For every book we read during the book club, we’ll write a review so that anyone who couldn’t be there can still join in with the fun! Saskia den Ouden is our YA book club reviewer, judging all the books we read.

What do you think when you hear two teenagers from rival families meet in a city that is at war and take it upon themselves to safeguard their own futures and the future of their homes? Romeo and Juliet would be a safe answer, right? But no, today we’re discussing Victoria Schwab’s novel This Savage Song, first in the Monsters of Verity series.

Although at first glance this book does sound like a modern retelling of the tragedy (it certainly has some commonalities) it’s not really. The book tells the story of Kate Harker and August Flynn. Kate returns back to the city of Verity after a long stint at several different boarding schools that she managed to get herself kicked out off. She is sent to school in the city. August is ordered on a mission to go to the same school and keep an eye on her. What she doesn’t know is that he is one of the monsters that has overrun the city. What neither of them know is the order that the Harker and Flynn families are trying so hard to maintain is crumbling around them.

This book is very refreshing. Of course dystopians are a little overplayed, but this story seems to be set in our time with a divergence in the history. According to one chapter the U.S.A dissolved and restructured into 10 different territories after the end of the Vietnam war. The feel that I got from the city as it currently stands is that it’s mostly our time, with a few differences like the existence of monsters.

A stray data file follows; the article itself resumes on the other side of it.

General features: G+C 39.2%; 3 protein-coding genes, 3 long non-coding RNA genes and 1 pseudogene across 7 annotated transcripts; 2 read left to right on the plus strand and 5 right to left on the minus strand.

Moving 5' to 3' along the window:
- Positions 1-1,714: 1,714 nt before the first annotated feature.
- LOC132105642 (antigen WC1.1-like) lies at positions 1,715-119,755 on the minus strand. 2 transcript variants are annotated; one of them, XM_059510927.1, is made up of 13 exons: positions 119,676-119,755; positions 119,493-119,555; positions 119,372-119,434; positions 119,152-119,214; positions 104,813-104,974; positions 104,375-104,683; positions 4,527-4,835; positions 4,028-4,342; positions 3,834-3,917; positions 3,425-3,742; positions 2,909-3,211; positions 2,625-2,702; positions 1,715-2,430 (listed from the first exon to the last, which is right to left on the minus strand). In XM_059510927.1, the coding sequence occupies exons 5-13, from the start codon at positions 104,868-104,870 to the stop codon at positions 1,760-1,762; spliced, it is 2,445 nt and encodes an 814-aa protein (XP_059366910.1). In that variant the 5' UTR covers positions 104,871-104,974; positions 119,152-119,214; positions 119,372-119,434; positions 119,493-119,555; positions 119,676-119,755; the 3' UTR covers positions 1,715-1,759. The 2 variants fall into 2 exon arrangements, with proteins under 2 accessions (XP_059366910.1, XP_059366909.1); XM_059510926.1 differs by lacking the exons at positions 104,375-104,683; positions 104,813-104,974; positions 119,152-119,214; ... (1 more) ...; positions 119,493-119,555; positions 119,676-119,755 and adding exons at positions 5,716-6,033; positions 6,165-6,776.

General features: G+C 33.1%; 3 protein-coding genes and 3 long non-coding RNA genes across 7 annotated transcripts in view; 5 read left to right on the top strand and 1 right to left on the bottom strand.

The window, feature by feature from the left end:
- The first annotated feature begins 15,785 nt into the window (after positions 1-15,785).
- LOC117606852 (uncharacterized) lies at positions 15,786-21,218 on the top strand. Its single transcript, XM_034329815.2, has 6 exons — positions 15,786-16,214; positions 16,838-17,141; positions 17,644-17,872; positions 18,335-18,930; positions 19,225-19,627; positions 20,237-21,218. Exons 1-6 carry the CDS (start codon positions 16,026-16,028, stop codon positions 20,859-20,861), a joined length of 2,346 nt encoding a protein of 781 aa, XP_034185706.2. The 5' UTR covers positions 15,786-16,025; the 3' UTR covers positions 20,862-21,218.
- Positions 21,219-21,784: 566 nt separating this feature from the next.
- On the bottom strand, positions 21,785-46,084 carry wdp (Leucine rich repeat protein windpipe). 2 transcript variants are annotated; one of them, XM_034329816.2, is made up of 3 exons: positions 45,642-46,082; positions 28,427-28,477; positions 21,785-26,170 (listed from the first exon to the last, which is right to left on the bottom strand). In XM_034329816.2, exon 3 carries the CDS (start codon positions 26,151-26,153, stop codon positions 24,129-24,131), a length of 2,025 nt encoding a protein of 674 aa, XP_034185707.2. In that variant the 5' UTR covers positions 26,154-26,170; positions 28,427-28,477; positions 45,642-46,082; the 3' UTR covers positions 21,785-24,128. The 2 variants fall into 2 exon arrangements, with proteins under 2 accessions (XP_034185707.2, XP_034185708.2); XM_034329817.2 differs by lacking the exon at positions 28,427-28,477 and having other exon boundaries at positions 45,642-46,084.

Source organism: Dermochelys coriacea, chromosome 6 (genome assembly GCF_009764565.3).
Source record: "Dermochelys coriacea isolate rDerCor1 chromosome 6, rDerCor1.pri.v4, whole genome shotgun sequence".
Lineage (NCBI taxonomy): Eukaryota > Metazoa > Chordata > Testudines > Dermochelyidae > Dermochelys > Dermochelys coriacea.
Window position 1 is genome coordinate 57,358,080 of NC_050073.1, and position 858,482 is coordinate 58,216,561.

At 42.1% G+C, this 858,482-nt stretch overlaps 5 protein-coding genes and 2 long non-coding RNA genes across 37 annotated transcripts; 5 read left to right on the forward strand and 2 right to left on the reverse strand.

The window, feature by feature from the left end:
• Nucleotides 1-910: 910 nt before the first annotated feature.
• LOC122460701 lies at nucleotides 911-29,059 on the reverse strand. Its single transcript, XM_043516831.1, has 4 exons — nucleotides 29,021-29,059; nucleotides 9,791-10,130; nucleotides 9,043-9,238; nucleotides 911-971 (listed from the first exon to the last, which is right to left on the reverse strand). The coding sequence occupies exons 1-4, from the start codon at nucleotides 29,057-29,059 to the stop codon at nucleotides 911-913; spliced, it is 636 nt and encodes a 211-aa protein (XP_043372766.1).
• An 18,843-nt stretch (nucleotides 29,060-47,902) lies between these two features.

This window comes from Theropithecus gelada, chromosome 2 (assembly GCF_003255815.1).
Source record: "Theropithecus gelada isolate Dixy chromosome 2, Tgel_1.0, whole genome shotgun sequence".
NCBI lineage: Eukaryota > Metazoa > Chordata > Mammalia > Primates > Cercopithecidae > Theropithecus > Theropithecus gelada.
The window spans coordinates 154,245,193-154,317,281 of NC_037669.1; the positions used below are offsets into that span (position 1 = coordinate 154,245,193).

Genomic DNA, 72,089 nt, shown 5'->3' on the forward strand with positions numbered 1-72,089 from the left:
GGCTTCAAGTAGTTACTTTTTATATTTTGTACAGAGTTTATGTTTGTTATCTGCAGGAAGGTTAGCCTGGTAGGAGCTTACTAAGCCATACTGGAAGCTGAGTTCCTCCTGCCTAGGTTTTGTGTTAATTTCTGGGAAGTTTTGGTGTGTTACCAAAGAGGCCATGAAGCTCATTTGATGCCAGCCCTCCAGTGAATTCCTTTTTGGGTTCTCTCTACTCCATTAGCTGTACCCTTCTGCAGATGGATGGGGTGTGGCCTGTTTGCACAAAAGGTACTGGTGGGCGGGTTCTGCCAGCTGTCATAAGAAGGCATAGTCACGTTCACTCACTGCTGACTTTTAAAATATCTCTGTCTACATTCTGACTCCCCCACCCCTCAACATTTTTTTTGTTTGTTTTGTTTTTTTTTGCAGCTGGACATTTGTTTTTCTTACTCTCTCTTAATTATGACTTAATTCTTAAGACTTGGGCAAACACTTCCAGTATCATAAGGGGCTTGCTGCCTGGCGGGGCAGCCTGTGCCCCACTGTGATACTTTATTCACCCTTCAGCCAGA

The other refreshing thing is that it features no romance whatsoever. Although Kate and August are certainly very close by the end of the book (going through many extremely traumatic experiences will do that to you, monster or no) Schwab never takes the leap, which in the current dystopian trends is quite unusual.

Of course the book features the age old question, what makes a monster (in this case both literally and figuratively), which is nothing new, but is interesting to think about. Kate is so desperately trying to be a hard ass like her crime lord father, while August is trying his level best to be a normal and good person who protects the innocent. Their interactions are quite fascinating because of their insistence to stick to roles not intended for them and the ending of the book will leave you wondering what happens when you do cross the line into monsterdom.

The only real complaint I have about the novel is that I would’ve liked to see more of the world, even if it was just the former U.S.A, although a peek into the other continents would be preferred. The dissolving of such a nation would have massive global ramifications and I’m very curious about Schwab’s thoughts on that. I’ll be keeping my fingers crossed for book 2.


I like to complain about dumb teenagers, but I eat up their literature like it’s going out of style. In my free time I rage against various systems and drink too much coffee (the two may possibly be related).

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